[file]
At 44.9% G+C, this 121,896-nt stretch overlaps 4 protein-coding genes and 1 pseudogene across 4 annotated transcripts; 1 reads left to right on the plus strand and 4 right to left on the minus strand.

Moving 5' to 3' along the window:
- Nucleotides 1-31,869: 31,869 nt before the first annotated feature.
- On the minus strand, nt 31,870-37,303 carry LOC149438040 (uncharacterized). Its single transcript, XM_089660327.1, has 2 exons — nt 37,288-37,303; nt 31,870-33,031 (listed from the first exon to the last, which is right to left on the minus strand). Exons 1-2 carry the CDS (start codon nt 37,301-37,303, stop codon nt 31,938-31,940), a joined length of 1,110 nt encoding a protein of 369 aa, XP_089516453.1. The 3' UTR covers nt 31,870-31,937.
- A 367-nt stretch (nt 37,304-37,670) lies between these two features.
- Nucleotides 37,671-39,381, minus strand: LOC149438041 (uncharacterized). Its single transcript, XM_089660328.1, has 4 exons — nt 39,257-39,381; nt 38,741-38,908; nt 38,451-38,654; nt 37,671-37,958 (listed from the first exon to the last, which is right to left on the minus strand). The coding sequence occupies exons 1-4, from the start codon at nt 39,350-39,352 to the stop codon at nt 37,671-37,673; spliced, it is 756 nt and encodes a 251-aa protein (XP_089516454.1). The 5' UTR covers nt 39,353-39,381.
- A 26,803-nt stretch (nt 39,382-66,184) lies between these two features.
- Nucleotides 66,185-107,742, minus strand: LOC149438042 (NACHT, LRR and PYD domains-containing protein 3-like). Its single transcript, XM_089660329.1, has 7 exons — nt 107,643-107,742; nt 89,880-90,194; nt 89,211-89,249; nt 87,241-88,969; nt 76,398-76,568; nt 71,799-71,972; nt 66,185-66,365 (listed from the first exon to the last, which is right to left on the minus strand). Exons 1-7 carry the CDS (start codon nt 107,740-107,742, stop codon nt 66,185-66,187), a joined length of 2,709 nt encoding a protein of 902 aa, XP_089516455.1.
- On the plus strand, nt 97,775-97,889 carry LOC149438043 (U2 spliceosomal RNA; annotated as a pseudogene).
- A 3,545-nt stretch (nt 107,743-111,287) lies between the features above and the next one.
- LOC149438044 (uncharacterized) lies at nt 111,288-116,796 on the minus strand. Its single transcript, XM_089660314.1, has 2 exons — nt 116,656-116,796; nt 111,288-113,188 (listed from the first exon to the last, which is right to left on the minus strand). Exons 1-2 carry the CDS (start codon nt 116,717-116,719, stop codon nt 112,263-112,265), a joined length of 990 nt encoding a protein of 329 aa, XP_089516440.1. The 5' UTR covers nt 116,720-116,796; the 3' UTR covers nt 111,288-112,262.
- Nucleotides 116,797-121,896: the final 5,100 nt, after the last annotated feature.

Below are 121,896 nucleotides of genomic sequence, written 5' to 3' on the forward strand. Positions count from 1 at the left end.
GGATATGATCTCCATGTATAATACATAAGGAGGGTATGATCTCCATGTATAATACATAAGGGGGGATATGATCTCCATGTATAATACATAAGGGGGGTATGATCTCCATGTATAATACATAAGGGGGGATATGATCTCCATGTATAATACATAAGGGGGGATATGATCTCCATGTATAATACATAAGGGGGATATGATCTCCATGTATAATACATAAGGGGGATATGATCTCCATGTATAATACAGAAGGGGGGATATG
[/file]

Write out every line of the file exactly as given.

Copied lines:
At 44.9% G+C, this 121,896-nt stretch overlaps 4 protein-coding genes and 1 pseudogene across 4 annotated transcripts; 1 reads left to right on the plus strand and 4 right to left on the minus strand.

Moving 5' to 3' along the window:
- Nucleotides 1-31,869: 31,869 nt before the first annotated feature.
- On the minus strand, nt 31,870-37,303 carry LOC149438040 (uncharacterized). Its single transcript, XM_089660327.1, has 2 exons — nt 37,288-37,303; nt 31,870-33,031 (listed from the first exon to the last, which is right to left on the minus strand). Exons 1-2 carry the CDS (start codon nt 37,301-37,303, stop codon nt 31,938-31,940), a joined length of 1,110 nt encoding a protein of 369 aa, XP_089516453.1. The 3' UTR covers nt 31,870-31,937.
- A 367-nt stretch (nt 37,304-37,670) lies between these two features.
- Nucleotides 37,671-39,381, minus strand: LOC149438041 (uncharacterized). Its single transcript, XM_089660328.1, has 4 exons — nt 39,257-39,381; nt 38,741-38,908; nt 38,451-38,654; nt 37,671-37,958 (listed from the first exon to the last, which is right to left on the minus strand). The coding sequence occupies exons 1-4, from the start codon at nt 39,350-39,352 to the stop codon at nt 37,671-37,673; spliced, it is 756 nt and encodes a 251-aa protein (XP_089516454.1). The 5' UTR covers nt 39,353-39,381.
- A 26,803-nt stretch (nt 39,382-66,184) lies between these two features.
- Nucleotides 66,185-107,742, minus strand: LOC149438042 (NACHT, LRR and PYD domains-containing protein 3-like). Its single transcript, XM_089660329.1, has 7 exons — nt 107,643-107,742; nt 89,880-90,194; nt 89,211-89,249; nt 87,241-88,969; nt 76,398-76,568; nt 71,799-71,972; nt 66,185-66,365 (listed from the first exon to the last, which is right to left on the minus strand). Exons 1-7 carry the CDS (start codon nt 107,740-107,742, stop codon nt 66,185-66,187), a joined length of 2,709 nt encoding a protein of 902 aa, XP_089516455.1.
- On the plus strand, nt 97,775-97,889 carry LOC149438043 (U2 spliceosomal RNA; annotated as a pseudogene).
- A 3,545-nt stretch (nt 107,743-111,287) lies between the features above and the next one.
- LOC149438044 (uncharacterized) lies at nt 111,288-116,796 on the minus strand. Its single transcript, XM_089660314.1, has 2 exons — nt 116,656-116,796; nt 111,288-113,188 (listed from the first exon to the last, which is right to left on the minus strand). Exons 1-2 carry the CDS (start codon nt 116,717-116,719, stop codon nt 112,263-112,265), a joined length of 990 nt encoding a protein of 329 aa, XP_089516440.1. The 5' UTR covers nt 116,720-116,796; the 3' UTR covers nt 111,288-112,262.
- Nucleotides 116,797-121,896: the final 5,100 nt, after the last annotated feature.

Below are 121,896 nucleotides of genomic sequence, written 5' to 3' on the forward strand. Positions count from 1 at the left end.
GGATATGATCTCCATGTATAATACATAAGGAGGGTATGATCTCCATGTATAATACATAAGGGGGGATATGATCTCCATGTATAATACATAAGGGGGGTATGATCTCCATGTATAATACATAAGGGGGGATATGATCTCCATGTATAATACATAAGGGGGGATATGATCTCCATGTATAATACATAAGGGGGATATGATCTCCATGTATAATACATAAGGGGGATATGATCTCCATGTATAATACAGAAGGGGGGATATG